The Mekong River is one of the world’s great river systems, flowing 4,909 km through six countries: China, Myanmar, Thailand, Lao PDR, Cambodia, and Viet Nam. The source of the river’s great productivity is its seasonal variation in water level and the range of wetland habitats inundated. The Mekong River Basin’s biodiversity is immense, even in comparison with other parts of tropical Asia. Its biodiversity is fundamental to the viability of natural resource-based rural livelihoods of a population of 60 million people living in the Lower Mekong Basin.
To learn more about the Mekong River Basin, visit the sections listed below:
Physiography: The Mekong River Basin consists of seven broad physiographic regions featuring diverse topography, drainage patterns, and geomorphology. Learn about the form of the Mekong River channels and how they connect. more>>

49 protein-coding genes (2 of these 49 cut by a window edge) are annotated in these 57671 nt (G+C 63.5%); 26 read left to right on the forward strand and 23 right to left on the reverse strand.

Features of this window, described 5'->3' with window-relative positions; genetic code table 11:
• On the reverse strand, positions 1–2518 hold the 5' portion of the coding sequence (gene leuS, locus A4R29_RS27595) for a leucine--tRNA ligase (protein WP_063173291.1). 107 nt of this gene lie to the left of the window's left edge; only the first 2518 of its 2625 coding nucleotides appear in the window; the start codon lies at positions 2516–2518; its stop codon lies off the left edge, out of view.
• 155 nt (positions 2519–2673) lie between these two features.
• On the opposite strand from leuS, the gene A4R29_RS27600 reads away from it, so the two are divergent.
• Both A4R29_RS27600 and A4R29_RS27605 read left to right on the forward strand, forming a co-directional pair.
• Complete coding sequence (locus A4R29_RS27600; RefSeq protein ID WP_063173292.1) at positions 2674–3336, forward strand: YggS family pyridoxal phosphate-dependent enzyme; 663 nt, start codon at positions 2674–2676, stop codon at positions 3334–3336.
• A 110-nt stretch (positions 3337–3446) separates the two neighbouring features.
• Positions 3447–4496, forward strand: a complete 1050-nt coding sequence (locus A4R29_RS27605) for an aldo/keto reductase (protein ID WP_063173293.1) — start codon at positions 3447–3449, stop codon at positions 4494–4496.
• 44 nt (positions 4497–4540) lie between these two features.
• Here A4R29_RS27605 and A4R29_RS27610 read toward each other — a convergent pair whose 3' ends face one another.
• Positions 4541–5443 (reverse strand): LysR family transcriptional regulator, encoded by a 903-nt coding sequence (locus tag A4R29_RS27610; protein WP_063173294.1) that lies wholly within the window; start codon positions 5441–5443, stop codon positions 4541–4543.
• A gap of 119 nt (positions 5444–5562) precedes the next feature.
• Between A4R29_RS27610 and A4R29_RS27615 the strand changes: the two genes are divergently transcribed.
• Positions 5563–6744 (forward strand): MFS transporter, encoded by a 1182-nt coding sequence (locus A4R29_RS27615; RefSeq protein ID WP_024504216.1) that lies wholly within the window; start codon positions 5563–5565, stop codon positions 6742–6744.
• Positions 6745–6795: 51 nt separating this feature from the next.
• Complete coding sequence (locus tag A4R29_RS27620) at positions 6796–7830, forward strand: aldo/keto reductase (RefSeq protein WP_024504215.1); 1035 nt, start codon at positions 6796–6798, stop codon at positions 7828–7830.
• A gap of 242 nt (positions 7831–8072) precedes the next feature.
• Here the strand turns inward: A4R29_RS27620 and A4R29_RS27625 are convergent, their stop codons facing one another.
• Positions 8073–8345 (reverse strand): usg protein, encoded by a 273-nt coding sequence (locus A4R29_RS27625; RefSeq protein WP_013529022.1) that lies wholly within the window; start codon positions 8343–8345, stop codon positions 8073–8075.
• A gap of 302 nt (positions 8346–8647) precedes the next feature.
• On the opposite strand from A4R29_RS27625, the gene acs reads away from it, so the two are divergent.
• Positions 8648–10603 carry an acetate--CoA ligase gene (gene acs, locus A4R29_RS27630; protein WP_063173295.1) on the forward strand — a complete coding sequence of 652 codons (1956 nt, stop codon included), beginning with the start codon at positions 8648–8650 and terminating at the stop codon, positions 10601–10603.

Hydrology: The source of the Mekong’s great productivity is its seasonal variation in water level, resulting in rich and extensive wetlands. The annual flood season is especially important in the Lower Mekong Basin where it has shaped the environment and life in the region. more >>
|Stories from the Mekong - These regularly updated stories provide a voice to people in the Mekong Basin and can help to bring both contemporary and traditional issues to life. more>>|
A delegation of Chinese hydrological experts visited national Mekong committees in Cambodia and Thailand from 24 to 31 May 2017. Led by Mr Kuang Jian
The forum provided an opportunity for hydropower developers and specialists, government, research institutes, development partners and other regional and international organizations to discuss about hydropower planning and development in the Mekong Basin.
The Lower Mekong Basin is at greater risk to climate change with extreme weather events such as typhoons and heat waves and is also more vulnerable to floods and droughts that can affect people’s livelihoods and reduce agricultural productivity